In this paper we report the crystal structure of a complex between an acetylated peptide from histone H4 and the Gcn5p bromodomain at a resolution of 1.9 Å. We show that the binding site for N‐acetyl lysine is a deep cleft containing a number of conserved residues, including at its mouth three tyrosine residues proposed to be involved in histone tail binding from NMR studies (Dhalluin et al., 1999). The structure explains the molecular basis for the selective binding of this modified amino acid. We also show that additional interactions between the peptide and the domain can explain the binding of unmodified histone tails and may provide a means for discriminating between different sequences adjacent to N‐acetylated lysines.

Results and discussion

Binding of a peptide from histone H4 depends on N‐acetylation of lysine

To test the binding selectivity of the Gcn5p bromodomain we used a 15 amino acid peptide corresponding to residues 15–29 of histone H4 (Figure 1). This sequence was chosen because it contained a lysine residue (Lys16) that can be acetylated in vivo and also because when unacetylated it interacts preferentially with the Gcn5p bromodomain in vitro (Ornaghi et al., 1999).

Figure 1.

Sequence of the Gcn5p bromodomain used for crystallization and for NMR spectroscopy. Highly and absolutely conserved residues in the bromodomain are marked by one and two asterisks, respectively. Amino acids encoded by the vector are in lower case. Residues directly contacting the N‐acetyl lysine in the peptide are indicated by closed circles and residues contacting other parts of the peptide by open circles. The nomenclature for the secondary structure follows that of Dhalluin et al. (1999). αZ′ is a short α‐helix that is present in all bromodomain structures but was previously unnamed. α‐ and 310‐helices are indicated by dark grey and light grey boxes, respectively.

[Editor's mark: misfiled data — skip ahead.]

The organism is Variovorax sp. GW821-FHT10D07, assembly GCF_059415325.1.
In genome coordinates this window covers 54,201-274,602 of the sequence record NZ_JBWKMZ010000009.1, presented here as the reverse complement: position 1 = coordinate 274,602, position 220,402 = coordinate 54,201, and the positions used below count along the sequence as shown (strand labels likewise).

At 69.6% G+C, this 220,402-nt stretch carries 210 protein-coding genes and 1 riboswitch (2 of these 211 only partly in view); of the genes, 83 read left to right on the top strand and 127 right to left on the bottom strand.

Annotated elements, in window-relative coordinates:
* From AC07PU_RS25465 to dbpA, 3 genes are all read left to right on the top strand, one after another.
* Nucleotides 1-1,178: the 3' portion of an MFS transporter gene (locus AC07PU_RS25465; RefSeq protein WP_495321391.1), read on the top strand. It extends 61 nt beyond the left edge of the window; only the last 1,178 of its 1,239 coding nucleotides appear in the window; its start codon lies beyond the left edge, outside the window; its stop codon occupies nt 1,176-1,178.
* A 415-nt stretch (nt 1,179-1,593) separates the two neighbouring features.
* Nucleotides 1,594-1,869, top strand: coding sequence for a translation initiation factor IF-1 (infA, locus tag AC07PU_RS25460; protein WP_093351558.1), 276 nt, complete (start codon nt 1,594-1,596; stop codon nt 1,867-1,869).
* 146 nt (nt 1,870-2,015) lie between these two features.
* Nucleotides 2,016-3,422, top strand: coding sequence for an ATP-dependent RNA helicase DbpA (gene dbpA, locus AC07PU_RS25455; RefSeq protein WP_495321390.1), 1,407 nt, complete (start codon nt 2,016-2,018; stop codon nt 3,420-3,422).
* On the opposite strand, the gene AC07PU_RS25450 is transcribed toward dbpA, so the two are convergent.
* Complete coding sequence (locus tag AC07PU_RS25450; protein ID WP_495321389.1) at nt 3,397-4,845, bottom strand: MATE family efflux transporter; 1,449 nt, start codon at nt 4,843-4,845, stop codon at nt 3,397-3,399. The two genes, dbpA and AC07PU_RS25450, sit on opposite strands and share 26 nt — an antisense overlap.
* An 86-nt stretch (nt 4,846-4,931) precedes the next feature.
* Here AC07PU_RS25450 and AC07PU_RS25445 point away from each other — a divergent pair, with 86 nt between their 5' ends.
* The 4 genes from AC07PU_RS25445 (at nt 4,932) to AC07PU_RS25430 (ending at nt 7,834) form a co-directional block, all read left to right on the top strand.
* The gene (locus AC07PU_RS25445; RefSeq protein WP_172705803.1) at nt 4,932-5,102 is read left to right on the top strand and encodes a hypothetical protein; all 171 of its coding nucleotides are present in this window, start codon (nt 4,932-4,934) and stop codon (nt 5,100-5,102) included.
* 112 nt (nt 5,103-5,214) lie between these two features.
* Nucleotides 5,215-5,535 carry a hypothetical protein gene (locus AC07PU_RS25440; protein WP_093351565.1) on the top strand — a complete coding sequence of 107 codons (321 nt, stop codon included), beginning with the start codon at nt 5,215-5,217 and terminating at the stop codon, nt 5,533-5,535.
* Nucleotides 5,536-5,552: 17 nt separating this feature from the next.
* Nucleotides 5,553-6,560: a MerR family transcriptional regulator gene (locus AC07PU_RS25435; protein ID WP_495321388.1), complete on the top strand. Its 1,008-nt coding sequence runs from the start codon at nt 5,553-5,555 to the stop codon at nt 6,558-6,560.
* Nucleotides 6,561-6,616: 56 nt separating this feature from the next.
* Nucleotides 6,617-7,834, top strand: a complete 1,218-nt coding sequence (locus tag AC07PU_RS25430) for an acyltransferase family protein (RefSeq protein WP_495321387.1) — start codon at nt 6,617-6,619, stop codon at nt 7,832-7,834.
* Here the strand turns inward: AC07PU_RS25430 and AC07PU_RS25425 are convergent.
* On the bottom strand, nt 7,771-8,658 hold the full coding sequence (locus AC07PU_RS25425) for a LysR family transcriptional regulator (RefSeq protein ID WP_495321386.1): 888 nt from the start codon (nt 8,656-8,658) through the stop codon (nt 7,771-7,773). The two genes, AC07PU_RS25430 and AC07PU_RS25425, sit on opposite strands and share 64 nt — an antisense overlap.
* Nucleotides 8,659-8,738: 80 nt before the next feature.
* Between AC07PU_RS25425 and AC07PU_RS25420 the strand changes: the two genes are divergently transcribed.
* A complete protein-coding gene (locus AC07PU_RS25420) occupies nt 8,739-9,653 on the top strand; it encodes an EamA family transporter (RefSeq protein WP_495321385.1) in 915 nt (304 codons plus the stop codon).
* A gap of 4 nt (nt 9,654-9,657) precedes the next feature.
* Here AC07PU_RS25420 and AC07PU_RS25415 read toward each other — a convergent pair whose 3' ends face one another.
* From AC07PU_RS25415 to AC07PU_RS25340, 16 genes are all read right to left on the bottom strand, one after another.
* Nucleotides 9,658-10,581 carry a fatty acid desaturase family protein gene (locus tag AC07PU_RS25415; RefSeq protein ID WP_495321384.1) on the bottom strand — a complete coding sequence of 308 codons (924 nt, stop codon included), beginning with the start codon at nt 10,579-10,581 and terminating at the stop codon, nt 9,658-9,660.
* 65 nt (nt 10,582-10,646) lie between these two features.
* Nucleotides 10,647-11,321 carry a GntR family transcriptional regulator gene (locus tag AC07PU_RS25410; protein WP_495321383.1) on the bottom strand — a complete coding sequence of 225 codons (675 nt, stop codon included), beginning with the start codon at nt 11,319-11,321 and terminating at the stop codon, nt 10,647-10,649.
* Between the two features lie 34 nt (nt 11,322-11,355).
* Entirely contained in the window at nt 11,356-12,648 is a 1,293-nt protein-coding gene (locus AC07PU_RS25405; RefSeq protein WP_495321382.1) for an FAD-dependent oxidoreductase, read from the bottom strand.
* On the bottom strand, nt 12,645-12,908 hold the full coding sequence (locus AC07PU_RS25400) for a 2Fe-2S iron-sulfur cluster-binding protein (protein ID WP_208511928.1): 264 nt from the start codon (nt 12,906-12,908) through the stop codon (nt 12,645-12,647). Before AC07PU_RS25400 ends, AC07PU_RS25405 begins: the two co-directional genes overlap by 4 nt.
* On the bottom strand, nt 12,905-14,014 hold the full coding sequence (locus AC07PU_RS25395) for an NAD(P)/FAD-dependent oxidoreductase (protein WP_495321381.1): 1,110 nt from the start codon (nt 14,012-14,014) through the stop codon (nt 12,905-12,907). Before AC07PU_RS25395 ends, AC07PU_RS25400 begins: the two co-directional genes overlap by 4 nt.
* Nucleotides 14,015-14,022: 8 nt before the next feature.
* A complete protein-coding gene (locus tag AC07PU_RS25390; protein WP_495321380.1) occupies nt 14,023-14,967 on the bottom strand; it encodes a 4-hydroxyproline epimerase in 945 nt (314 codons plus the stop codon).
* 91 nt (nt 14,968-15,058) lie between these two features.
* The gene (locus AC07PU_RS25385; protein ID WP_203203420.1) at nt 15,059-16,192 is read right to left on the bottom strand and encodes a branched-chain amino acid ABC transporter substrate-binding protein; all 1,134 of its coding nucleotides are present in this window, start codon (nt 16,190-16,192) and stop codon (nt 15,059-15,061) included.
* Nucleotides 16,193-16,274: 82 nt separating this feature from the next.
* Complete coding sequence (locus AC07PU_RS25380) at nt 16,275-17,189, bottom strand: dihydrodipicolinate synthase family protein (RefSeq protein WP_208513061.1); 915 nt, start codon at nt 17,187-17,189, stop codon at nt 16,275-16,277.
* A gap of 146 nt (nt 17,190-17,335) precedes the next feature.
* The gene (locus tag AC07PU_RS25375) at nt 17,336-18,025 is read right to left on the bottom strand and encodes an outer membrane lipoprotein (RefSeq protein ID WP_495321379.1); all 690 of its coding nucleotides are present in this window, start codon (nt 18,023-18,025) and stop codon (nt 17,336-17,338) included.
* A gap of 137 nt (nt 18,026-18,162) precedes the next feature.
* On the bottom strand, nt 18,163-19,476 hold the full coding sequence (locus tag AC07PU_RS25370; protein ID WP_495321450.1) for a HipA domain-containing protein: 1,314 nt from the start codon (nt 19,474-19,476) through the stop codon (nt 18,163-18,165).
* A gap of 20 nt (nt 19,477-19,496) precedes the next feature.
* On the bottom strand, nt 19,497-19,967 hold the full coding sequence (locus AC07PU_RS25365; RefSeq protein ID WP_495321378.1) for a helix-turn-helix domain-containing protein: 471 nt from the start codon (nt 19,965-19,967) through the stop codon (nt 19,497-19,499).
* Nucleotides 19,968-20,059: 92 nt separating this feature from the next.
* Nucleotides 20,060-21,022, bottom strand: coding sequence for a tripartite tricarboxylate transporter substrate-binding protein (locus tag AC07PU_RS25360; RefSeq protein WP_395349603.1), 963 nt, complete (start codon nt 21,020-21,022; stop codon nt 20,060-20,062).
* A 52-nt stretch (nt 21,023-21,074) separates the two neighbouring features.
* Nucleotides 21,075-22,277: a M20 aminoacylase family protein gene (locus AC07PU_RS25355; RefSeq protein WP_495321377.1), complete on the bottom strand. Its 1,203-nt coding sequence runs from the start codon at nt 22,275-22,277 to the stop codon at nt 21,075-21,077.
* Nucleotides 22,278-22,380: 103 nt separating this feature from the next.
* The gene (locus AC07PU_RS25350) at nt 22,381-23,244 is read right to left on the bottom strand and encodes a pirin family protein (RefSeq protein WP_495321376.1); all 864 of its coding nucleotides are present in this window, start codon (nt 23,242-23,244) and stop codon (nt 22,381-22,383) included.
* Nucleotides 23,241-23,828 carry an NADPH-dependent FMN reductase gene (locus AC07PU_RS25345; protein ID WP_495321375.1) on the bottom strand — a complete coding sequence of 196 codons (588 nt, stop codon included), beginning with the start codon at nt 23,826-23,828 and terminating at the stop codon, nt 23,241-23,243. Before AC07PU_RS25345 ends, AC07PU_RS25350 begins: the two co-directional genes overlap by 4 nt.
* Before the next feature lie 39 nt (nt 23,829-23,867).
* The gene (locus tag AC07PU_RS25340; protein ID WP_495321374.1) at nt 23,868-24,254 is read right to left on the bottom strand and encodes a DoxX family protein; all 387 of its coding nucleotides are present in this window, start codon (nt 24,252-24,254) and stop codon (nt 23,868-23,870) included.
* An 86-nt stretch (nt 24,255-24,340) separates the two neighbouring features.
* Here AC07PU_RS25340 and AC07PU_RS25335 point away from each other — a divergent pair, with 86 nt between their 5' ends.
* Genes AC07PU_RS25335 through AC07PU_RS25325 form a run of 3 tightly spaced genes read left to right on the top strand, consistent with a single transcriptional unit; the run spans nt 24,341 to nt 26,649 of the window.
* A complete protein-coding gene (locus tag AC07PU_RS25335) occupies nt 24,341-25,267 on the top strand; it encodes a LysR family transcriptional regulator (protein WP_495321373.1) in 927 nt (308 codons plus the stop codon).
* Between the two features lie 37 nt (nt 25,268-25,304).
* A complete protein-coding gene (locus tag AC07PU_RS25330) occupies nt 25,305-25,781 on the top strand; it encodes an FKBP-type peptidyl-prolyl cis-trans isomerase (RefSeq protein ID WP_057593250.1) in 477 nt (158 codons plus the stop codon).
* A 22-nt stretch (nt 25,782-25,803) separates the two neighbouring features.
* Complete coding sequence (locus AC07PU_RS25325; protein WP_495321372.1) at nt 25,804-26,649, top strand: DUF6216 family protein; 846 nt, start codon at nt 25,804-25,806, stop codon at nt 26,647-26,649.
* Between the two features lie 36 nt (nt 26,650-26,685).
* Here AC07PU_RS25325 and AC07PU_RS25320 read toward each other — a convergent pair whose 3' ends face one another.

We acquired and assigned the HSQC spectrum of the free bromodomain and then titrated the protein with acetylated and non‐acetylated versions of the peptide. The acetylated, but not the non‐acetylated, peptide induced a number of distinct chemical shift changes in the resonances of backbone amide groups of the bromodomain (Figure 2). These shift differences gradually increased throughout the titration, which was taken to a maximum acetylated peptide:bromodomain ratio of 5:1. We conclude from these data that the bromodomain has a strong preference for the acetylated, relative to the non‐acetylated, peptide. The data also show that the peptide and the bromodomain are in fast exchange between free and bound states on the NMR chemical shift timescale.

Figure 2.

The Gcn5p bromodomain binds specifically to an H4 peptide containing N‐acetyl lysine. Superimposed (15N, 1H) HSQC spectra of free bromodomain and bromodomain plus unacetylated peptide (left) and free bromodomain and bromodomain plus acetylated peptide (right). In both cases, the spectrum for the free bromodomain is shown in black and that complexed with the peptide in red.